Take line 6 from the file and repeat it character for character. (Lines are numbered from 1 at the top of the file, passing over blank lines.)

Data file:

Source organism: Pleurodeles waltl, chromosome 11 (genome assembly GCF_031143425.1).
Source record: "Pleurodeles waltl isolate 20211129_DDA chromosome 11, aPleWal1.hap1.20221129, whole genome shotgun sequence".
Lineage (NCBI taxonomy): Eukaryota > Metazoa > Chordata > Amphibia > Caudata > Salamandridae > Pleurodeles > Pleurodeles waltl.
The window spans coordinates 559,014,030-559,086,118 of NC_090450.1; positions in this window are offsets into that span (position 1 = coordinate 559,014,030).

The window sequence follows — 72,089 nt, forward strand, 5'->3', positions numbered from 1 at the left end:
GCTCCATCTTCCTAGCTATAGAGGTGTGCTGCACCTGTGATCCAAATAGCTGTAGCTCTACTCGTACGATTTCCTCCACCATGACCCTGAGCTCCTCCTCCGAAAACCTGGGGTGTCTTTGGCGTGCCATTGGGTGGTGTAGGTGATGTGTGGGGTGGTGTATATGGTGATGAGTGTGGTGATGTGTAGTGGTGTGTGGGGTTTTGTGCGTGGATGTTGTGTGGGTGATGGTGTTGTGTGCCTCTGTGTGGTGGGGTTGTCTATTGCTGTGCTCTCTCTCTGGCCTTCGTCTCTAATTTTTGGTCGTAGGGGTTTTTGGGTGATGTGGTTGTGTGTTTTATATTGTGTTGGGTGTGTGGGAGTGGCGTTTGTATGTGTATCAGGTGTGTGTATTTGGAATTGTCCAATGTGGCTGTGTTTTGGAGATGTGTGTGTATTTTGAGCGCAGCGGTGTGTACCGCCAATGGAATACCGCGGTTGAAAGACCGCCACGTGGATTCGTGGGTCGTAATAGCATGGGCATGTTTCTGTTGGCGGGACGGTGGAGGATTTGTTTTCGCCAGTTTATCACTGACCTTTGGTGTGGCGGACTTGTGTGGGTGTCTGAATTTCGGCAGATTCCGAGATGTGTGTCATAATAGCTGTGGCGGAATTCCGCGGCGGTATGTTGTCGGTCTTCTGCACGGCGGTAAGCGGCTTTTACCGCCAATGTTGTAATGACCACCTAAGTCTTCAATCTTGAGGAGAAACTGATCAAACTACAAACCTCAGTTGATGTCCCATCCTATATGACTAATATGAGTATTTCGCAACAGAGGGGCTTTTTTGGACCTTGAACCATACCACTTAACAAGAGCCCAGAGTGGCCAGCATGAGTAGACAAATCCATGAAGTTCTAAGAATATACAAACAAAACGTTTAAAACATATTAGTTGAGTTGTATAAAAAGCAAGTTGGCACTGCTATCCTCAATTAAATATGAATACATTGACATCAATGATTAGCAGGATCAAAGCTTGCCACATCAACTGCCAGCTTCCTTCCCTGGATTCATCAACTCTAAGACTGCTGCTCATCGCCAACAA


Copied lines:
GCTCCATCTTCCTAGCTATAGAGGTGTGCTGCACCTGTGATCCAAATAGCTGTAGCTCTACTCGTACGATTTCCTCCACCATGACCCTGAGCTCCTCCTCCGAAAACCTGGGGTGTCTTTGGCGTGCCATTGGGTGGTGTAGGTGATGTGTGGGGTGGTGTATATGGTGATGAGTGTGGTGATGTGTAGTGGTGTGTGGGGTTTTGTGCGTGGATGTTGTGTGGGTGATGGTGTTGTGTGCCTCTGTGTGGTGGGGTTGTCTATTGCTGTGCTCTCTCTCTGGCCTTCGTCTCTAATTTTTGGTCGTAGGGGTTTTTGGGTGATGTGGTTGTGTGTTTTATATTGTGTTGGGTGTGTGGGAGTGGCGTTTGTATGTGTATCAGGTGTGTGTATTTGGAATTGTCCAATGTGGCTGTGTTTTGGAGATGTGTGTGTATTTTGAGCGCAGCGGTGTGTACCGCCAATGGAATACCGCGGTTGAAAGACCGCCACGTGGATTCGTGGGTCGTAATAGCATGGGCATGTTTCTGTTGGCGGGACGGTGGAGGATTTGTTTTCGCCAGTTTATCACTGACCTTTGGTGTGGCGGACTTGTGTGGGTGTCTGAATTTCGGCAGATTCCGAGATGTGTGTCATAATAGCTGTGGCGGAATTCCGCGGCGGTATGTTGTCGGTCTTCTGCACGGCGGTAAGCGGCTTTTACCGCCAATGTTGTAATGACCACCTAAGTCTTCAATCTTGAGGAGAAACTGATCAAACTACAAACCTCAGTTGATGTCCCATCCTATATGACTAATATGAGTATTTCGCAACAGAGGGGCTTTTTTGGACCTTGAACCATACCACTTAACAAGAGCCCAGAGTGGCCAGCATGAGTAGACAAATCCATGAAGTTCTAAGAATATACAAACAAAACGTTTAAAACATATTAGTTGAGTTGTATAAAAAGCAAGTTGGCACTGCTATCCTCAATTAAATATGAATACATTGACATCAATGATTAGCAGGATCAAAGCTTGCCACATCAACTGCCAGCTTCCTTCCCTGGATTCATCAACTCTAAGACTGCTGCTCATCGCCAACAA